Keeping the World’s Environment under Review is not light reading by any means, it is too technical, and the subject matter is too specific to be of interest to a more general audience within technical communication. However, technical communicators working with large, global or multi-regional teams or technical communicators working in environmental or intercultural communication would find many gems in this book that they could apply to their work or research.

Nicole St. Germaine

Nicole St. Germaine is an associate professor of English at Angelo State University in San Angelo, Texas. She specializes in intercultural technical communication in the health fields.

The Book You Need to Read to Write the Book You Want to Write: A Handbook for Fiction Writers

Sarah Burton and Jem Poster. 2022. Cambridge University Press. [ISBN 978-1-009-07373- 8. 284 pages, including index. US$16.95 (softcover).]

The Book You Need to Read to Write the Book You Want to Write: A Handbook for Fiction Writers contains some excellent observations for people interested in writing fiction. It is a tremendous piece of research. The discussions dig so deeply into topics that readers are left with the question: Now how do I apply this? It’s not a how-to book.

The book has chapters on Character, Plot and Structure, Dialogue, Narrative Point-of View, Beginnings and Endings, and Descriptions, among others. All with interesting tidbits, such as the interaction between topics. For example, Chapter 3, Character, points out the two-way relationship between plot and character: “Characters make things happen and the things that happen affect the development of characters” (p.17).

There are two principal ways of introducing characters into fiction: 1) Introduce them explicitly by painting a detailed portrait of their appearance (and personality) “before allowing them to assume their role in the story”, and 2) (currently the more usual) “set them loose in the story,” and let the reader build up the picture by seeing them in action, which is more like the cinematic (p. 19).

Learning little by little is how we get to know people in real life. “A well-drawn character often accumulates in the reader’s mind rather than springing fully-fledged from the first page” (p. 20).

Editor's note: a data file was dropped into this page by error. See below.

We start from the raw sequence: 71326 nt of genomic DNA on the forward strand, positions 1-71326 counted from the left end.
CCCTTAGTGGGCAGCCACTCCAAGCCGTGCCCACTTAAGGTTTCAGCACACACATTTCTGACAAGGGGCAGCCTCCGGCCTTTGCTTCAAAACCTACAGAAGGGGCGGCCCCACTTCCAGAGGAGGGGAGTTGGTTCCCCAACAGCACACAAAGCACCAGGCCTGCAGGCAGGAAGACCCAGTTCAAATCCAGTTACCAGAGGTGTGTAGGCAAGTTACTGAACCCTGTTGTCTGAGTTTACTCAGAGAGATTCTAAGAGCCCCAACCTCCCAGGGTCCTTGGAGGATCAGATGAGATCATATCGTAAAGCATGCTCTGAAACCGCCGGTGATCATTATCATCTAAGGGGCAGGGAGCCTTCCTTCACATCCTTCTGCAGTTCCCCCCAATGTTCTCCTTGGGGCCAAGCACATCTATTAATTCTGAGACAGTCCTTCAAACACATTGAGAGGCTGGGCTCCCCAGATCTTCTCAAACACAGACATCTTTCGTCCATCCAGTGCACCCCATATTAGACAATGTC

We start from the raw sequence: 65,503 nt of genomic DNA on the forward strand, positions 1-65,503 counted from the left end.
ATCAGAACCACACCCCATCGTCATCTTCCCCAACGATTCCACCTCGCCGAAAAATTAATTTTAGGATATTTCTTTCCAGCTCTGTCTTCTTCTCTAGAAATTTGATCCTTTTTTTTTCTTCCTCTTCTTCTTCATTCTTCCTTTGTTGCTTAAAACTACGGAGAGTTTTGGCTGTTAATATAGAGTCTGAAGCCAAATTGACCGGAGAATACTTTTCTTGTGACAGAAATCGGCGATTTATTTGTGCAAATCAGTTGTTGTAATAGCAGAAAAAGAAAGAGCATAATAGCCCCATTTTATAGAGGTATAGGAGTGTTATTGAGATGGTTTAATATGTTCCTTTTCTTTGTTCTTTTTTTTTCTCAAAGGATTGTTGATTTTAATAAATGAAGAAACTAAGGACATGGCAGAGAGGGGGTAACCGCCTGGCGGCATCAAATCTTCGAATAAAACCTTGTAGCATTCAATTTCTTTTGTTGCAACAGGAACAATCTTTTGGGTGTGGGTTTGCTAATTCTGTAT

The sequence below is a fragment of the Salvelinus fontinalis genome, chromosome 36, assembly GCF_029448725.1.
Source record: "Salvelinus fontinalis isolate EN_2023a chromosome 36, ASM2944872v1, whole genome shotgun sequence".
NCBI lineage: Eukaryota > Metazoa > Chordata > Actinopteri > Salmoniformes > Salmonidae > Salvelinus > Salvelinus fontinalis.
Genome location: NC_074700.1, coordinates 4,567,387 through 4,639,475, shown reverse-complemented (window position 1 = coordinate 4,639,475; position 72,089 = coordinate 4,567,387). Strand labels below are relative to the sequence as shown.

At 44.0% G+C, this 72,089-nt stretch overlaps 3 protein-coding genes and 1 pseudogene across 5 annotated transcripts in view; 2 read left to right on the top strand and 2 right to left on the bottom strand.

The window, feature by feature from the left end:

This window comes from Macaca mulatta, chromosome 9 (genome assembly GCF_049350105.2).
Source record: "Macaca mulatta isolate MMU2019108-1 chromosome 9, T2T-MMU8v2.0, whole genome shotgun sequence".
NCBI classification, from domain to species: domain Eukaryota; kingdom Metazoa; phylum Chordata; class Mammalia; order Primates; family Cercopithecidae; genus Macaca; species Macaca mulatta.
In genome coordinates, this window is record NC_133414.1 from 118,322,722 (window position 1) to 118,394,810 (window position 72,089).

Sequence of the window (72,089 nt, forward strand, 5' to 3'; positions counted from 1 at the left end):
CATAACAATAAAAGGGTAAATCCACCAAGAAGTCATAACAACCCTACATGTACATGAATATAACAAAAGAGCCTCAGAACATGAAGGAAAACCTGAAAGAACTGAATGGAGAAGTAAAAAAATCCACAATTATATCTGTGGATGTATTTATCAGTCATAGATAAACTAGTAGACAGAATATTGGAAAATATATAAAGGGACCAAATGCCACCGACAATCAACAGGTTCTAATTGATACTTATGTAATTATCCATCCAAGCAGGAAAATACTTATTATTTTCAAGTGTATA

On the downside, Chapter 10, Description, has a section on Metaphors and Similes (pp. 187–190). Instead of emphasizing the use and elaboration of this powerful technique, Sarah Burton and Jem Poster criticize its potential for producing hackneyed prose. And we must remember that what we today call fiction techniques have become common in all genres: trade and scholarly writing.

Another corrective deals with formatting: There are often too many pages of straight text without intervening heads and subheads. This makes the material less inviting, harder to understand, and…to remember. Chapter 4, for example, has 14 pages, with only one subhead for the first 10 pages. Chapter 9 has five subheads for its 22 pages.

Chapter 9, Beginnings & Endings: Tension & Pace, offers some sage advice, and echoes in print, that immortal sales pitch: You never get a second chance to make a first impression. Basically, the opening should contain whatever hooks the reader; whatever draws them in. The crucial thing is to be sure it has a function; that it has a bearing on the narrative (p. 167).

An ending is many-faceted: Does it end too soon? Too abruptly? Is it satisfying? Unsatisfying? Does the end go on too long? A good ending in some way usually gestures back in some way, to earlier events; sometimes recalling the opening of the story (p. 175). An interesting question to ask yourself at the end of every chapter is: What has the chapter added to the story?